Billion Dollar Company Tells Employees How They’re Allowed To React On Social Media To 46% Pay Cuts

You may not be familiar with the name “Unilever,” but there is a good chance you have some of their products in your home right at this moment. The multi-national giant owns a lot of the brands many will most likely find in both their bathroom cabinet, such as Axe and Dove, as well as in their kitchen, with brands including Hellman’s, Best Foods, and I Can’t Believe It’s Not Butter. The company also makes Lipton Ice Tea in a partnership with PepsiCo.

But Unilever’s biggest cash-cow is ice-cream, with an annual turnover of almost $6 billion. The corporation owns Ben & Jerry’s, Klondike, Popsicle, and Slim Fast just to name a few, but they aren’t the names that are paying the bills — It’s what is officially known as the “Heartbrand” umbrella, available in over 40 countries under different names in order to retain a sense of regional familiarity, but always recognizable by its heart-shaped logo. If you have ever eaten a Magnum or a container of Blue Ribbon, you’ll understand exactly how they got so big.

Like most large corporations, however, it has also been discovered that Unilever is heartless at their core. This was proven after they applied to Australia’s Fair Work Commission to terminate an enterprise agreement at its Heartbrand, known as “Streets,” manufacturing plant in western Sydney, Australia. It’s a move that would result in workers facing pay cuts of up to 46%. Furthermore, their conditions would depreciate significantly as they would also lose existing limits on overtime, redundancy conditions, and protections against the use of labor hire and contractors among other current restrictions.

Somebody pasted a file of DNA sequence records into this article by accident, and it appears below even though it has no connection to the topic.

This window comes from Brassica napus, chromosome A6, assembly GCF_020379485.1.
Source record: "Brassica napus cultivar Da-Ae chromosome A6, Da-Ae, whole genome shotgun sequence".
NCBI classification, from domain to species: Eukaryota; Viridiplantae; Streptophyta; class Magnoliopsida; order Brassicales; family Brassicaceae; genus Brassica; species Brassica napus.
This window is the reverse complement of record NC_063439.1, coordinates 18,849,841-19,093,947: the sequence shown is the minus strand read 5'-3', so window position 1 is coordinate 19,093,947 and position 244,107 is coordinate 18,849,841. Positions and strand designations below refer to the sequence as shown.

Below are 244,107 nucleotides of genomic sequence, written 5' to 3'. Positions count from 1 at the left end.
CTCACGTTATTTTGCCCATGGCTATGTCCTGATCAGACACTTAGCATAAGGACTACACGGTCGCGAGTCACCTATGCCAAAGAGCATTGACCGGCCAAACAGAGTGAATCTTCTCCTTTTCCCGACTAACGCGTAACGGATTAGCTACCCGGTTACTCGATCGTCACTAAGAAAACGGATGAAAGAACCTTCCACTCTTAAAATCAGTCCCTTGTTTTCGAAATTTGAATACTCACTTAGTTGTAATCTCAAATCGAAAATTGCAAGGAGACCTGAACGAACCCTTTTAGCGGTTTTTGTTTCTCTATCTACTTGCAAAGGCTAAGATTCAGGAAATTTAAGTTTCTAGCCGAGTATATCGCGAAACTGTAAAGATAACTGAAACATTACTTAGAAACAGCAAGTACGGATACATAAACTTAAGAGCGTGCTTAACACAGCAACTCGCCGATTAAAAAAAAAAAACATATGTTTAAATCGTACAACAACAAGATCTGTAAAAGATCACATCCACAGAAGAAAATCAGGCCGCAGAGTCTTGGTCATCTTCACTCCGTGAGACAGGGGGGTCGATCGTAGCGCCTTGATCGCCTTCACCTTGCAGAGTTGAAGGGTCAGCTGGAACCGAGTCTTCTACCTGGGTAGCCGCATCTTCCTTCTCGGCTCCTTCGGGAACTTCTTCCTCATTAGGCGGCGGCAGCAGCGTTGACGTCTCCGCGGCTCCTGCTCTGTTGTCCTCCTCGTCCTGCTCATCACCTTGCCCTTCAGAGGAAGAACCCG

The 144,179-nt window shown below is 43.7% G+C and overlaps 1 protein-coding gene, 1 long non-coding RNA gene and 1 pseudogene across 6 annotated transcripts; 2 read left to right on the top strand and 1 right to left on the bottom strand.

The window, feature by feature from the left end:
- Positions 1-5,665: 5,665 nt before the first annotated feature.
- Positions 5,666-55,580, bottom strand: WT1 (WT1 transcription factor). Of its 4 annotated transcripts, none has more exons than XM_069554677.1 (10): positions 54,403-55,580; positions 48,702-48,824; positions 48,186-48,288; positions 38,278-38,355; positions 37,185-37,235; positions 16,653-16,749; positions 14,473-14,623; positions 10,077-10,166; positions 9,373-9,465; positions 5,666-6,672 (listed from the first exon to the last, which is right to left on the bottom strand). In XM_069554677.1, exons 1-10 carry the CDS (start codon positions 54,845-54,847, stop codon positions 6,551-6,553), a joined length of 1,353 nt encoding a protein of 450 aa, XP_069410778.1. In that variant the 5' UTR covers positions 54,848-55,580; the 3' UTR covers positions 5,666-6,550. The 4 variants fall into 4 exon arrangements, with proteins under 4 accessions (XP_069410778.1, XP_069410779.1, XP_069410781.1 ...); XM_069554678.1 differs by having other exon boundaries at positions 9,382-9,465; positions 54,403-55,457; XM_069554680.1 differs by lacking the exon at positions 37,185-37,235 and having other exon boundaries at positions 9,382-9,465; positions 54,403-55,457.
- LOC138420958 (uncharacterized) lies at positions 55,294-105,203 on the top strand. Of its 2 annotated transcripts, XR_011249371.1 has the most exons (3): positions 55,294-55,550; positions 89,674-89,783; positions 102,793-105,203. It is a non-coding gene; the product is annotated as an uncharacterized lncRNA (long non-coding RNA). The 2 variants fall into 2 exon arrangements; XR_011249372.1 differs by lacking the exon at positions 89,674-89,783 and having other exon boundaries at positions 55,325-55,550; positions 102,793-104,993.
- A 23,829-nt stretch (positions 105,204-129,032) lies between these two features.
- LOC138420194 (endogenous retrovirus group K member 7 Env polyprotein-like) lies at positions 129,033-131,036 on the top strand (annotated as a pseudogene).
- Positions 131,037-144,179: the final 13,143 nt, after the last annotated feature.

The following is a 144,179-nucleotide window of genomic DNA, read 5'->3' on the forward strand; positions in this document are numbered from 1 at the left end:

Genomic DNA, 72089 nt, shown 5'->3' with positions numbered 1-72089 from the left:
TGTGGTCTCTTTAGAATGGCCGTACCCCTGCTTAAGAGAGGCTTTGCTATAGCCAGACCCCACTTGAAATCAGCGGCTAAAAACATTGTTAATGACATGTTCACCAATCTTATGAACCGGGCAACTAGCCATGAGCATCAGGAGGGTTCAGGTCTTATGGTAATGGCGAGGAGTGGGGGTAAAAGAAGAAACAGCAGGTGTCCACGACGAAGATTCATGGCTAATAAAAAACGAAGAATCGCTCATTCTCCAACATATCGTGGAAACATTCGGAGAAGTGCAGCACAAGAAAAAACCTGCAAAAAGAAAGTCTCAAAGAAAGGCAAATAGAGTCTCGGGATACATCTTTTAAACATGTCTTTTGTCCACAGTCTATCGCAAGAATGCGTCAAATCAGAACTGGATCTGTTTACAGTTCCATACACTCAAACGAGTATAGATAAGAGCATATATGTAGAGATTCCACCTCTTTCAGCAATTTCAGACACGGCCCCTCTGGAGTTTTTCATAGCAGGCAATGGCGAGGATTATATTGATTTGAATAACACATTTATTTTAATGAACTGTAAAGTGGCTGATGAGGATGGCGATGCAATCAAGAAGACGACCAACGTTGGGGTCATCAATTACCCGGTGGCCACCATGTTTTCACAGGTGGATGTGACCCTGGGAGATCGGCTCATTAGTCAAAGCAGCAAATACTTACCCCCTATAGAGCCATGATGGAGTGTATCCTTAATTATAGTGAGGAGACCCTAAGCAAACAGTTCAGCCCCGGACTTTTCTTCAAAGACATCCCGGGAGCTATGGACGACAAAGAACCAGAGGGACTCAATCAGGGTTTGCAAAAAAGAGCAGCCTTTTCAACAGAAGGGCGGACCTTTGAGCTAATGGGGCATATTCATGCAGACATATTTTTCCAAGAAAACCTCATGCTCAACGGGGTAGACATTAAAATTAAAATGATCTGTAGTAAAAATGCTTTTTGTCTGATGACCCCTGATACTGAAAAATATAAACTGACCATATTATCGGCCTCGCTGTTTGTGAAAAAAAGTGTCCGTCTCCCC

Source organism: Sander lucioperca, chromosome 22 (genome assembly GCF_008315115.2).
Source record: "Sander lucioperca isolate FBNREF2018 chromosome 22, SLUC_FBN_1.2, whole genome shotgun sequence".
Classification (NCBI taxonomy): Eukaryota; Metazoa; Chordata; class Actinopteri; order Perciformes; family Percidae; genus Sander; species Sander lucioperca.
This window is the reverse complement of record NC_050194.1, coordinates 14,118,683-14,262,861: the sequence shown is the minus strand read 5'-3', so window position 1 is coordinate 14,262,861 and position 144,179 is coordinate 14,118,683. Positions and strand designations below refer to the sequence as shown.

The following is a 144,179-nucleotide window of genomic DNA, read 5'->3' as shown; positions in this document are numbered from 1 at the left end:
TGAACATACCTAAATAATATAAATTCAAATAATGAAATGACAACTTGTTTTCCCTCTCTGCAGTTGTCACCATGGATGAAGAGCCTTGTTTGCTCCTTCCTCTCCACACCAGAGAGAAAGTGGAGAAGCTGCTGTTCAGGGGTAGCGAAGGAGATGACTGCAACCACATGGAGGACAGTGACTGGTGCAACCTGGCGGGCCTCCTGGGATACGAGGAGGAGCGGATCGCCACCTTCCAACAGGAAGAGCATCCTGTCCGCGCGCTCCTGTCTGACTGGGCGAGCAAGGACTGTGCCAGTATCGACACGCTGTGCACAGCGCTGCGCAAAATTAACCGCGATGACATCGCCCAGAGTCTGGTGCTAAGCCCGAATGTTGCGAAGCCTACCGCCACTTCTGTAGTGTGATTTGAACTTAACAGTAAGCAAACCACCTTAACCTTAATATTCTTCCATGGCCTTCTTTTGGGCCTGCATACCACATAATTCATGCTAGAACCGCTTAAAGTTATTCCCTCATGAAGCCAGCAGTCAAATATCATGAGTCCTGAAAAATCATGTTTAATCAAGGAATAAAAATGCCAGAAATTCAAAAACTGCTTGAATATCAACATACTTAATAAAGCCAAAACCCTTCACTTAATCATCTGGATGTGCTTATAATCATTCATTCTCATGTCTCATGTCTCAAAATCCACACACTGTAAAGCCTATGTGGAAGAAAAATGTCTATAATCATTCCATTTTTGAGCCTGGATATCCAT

Now it has come to light that Unilever is also briefing employees on how they are able to react on social media to their potential significant loss of wages and workers rights. A leaked memo from the company to employees states what constitutes the breach of company policy when posting on social media about the situation, covering everything right down to commenting with emojis.

Could this two-page document pave the way to further stifling employees’ freedom to express their dissatisfaction? Read through and decide for yourself:

The Australian Manufacturing Workers’ Union have also taken on Unilever with their Say No To Streets campaign that allows protesters to email both the Streets Financial Officer and the factory Site Manager directly on the topic.

Featured image via screenshot